For two years, visitors to the High Line have been snapping selfies in front of the unfinished, undulating waves of 520 West 28th Street, an apartment building designed by the late, great architect Zaha Hadid. But the developers have had trouble unloading the costly units: Closings finally began last month, and three of the units are available for rent.
As detailed in Curbed, these are fairly luxurious properties. Ranging from US$15,000 to US$22,500 per month, they’re all two-bedrooms, the smallest about 1,717 square feet and the largest 2,156 (it includes a curved balcony facing the High Line). All of them have the Cove kitchen that Hadid, a Pritzker Architecture Prize winner, designed in collaboration with the Italian company Boffi Spa: The centerpiece is a white island with elegant, modernist curves — a kind of 2017 version of 2001. (The appliances are from Gaggenau Hausgeraete.)
The rentals are all via new owners, at least one of whom bought the unit specifically to lease.
The building itself isn’t bad. There’s a private IMAX theater for residents, a concierge, a spa, and a 75-foot saline-system swimming pool. (Time to cancel that YMCA membership!) The building’s common-area terraces are adjacent to the High Line, though there is no private access to the park.
Of course, if you find all that tempting, you could just take the plunge and buy one of the 10 units still up for sale. That includes the 37th floor five-bedroom, triplex penthouse. Its windows are huge, its ceilings nearly 12-feet high, and it’s got views east, north, and south. Yours for US$50 million, about 10 times the price you’d pay for a lower-floor two-bedroom.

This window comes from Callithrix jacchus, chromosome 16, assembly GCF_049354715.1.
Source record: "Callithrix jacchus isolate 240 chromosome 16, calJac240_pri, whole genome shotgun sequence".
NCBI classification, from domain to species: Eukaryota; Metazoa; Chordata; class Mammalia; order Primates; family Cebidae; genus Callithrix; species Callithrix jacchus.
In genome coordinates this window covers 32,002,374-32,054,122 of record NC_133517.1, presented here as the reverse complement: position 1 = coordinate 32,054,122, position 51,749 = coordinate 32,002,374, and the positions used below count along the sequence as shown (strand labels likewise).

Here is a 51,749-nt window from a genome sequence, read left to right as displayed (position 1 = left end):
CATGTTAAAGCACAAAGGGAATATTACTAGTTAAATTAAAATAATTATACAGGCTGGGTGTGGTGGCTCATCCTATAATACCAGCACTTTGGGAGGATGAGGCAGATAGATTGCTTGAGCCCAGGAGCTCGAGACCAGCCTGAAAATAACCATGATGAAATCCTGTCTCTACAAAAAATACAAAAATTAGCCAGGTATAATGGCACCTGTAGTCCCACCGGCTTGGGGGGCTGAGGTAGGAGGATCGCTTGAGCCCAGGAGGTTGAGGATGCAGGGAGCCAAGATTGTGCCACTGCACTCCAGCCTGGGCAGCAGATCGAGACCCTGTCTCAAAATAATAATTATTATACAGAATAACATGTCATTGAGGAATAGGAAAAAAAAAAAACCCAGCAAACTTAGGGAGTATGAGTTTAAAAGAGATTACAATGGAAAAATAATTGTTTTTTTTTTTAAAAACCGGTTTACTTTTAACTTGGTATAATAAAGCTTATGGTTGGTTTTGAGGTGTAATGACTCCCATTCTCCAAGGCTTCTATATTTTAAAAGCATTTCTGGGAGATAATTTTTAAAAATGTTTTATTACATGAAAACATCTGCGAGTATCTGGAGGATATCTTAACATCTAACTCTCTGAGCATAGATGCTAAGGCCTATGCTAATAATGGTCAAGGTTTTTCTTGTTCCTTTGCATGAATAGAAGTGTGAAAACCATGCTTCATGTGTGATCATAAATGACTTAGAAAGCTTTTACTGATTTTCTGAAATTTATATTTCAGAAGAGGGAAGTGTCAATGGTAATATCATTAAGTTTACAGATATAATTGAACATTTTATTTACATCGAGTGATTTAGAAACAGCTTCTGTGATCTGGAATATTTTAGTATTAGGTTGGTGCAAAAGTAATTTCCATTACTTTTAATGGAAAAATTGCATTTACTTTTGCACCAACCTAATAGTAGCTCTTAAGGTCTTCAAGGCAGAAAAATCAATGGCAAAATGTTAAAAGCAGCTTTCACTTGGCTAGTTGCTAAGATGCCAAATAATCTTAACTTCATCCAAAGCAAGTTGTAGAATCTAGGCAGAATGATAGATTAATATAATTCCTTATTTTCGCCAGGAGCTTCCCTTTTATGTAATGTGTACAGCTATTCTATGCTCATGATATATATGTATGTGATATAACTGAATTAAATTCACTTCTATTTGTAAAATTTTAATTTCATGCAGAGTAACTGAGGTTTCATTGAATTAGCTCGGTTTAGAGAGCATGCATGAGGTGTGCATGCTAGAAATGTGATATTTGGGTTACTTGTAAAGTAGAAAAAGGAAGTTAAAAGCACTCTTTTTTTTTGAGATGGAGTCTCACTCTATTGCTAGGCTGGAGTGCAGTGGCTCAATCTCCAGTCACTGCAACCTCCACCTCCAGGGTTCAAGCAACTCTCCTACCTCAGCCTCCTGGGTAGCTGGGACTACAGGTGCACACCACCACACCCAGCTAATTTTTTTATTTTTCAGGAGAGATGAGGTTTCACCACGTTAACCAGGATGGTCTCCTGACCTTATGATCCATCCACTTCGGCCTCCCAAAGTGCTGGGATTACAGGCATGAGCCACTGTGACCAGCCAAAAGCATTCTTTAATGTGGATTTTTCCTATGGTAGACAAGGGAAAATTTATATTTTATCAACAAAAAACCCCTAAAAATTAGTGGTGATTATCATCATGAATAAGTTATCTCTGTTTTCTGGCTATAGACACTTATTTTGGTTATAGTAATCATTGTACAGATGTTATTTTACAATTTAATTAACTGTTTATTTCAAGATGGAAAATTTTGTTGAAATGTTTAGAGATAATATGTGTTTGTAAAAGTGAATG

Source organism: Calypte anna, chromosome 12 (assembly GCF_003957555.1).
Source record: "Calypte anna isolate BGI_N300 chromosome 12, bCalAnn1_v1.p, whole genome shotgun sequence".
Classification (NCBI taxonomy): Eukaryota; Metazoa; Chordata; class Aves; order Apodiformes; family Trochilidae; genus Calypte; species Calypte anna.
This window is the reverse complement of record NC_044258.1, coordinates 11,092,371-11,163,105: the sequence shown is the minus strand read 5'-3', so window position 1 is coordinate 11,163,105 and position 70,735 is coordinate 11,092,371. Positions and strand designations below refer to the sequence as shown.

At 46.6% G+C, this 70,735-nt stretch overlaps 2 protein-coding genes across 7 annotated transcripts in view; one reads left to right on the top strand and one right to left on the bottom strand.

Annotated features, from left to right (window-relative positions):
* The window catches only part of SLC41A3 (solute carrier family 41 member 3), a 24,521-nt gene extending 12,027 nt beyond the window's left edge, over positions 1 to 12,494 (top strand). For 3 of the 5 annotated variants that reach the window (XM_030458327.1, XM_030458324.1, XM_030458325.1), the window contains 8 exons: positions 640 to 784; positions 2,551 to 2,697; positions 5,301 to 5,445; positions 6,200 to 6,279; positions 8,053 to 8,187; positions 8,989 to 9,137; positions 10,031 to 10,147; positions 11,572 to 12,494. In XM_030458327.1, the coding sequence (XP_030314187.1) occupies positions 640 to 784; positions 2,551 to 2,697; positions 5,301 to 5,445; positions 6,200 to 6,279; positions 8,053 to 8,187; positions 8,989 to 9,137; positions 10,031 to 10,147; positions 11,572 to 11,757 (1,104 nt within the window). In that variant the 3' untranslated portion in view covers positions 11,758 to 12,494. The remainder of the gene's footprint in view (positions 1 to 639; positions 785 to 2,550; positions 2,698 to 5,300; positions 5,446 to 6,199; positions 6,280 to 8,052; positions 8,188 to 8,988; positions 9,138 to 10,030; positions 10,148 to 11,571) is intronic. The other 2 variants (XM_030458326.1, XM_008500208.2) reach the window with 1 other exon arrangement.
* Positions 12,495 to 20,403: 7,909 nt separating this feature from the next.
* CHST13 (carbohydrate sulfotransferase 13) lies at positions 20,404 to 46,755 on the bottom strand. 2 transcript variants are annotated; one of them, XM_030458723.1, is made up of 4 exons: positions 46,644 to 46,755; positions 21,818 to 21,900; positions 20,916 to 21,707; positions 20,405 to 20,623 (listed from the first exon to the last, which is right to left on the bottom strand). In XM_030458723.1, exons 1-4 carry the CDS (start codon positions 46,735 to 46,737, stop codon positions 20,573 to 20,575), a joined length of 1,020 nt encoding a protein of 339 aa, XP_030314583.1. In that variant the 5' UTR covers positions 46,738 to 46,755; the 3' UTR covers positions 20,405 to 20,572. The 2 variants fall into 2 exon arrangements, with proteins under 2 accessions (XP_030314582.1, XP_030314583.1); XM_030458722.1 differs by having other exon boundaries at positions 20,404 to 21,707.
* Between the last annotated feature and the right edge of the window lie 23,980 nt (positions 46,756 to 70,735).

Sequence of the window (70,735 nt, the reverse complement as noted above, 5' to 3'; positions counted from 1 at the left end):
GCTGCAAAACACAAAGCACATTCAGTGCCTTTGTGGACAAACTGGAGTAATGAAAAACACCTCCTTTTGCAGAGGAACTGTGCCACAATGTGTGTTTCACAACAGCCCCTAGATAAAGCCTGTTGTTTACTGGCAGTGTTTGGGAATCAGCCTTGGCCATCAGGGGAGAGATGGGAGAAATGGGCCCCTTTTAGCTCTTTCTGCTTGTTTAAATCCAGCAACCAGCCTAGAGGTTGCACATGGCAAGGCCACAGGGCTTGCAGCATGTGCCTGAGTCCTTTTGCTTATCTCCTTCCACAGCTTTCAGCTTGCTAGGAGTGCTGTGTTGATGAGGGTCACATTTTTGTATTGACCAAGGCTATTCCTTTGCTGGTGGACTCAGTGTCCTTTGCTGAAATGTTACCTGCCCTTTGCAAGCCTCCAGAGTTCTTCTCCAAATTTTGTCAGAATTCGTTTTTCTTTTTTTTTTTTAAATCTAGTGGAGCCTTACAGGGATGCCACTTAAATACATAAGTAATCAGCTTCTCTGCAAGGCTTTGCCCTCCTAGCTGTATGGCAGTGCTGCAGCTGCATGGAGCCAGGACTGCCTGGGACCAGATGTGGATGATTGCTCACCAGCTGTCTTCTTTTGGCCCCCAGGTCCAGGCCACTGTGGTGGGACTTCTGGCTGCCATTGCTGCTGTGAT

Those units may stay available for a while. “Like many new development projects that came online circa 2014,” says Jonathan Miller, an appraiser, consultant, and blogger, “their unit mix was heavily skewed towards high end units, especially above the US$10 million segment of the market, which was overbuilt market-wide. Almost all the closings in the building are below that threshold.”
During the development boom of the last five years, roughly a quarter of sales were to investors, Miller said. “This is why the high-end rental market was hard hit,” he said. “No one in the rental development market seemed to factor in the heavy volume of investor purchases of new condo units.” Because investors would simply turn around and offer up apartments for rent, as with the Hadid building, the high-end market was overrun with options.
Whatever price you pay at 520 West 28th Street, one thing you do not get for any price is a view of the Hudson River; the building faces east. You must content yourself with the tides of humanity pouring ceaselessly up and down the High Line, peering into your (rented) abode and wondering, as the sun beats down on their faces, wondering where the nearest bathroom might be.
Before her death in spring 2016, Hadid’s name and signature style — a balanced blend of high-tech materials and organic forms — were synonymous with contemporary luxury. Her prefab outdoor dining pavilions, produced in a run of 24, were selling for US$480,000 in 2015. The duplex penthouse at Hadid’s One Thousand Museum building in Miami is available for US$49 million, if beach living—and water views — suit you better.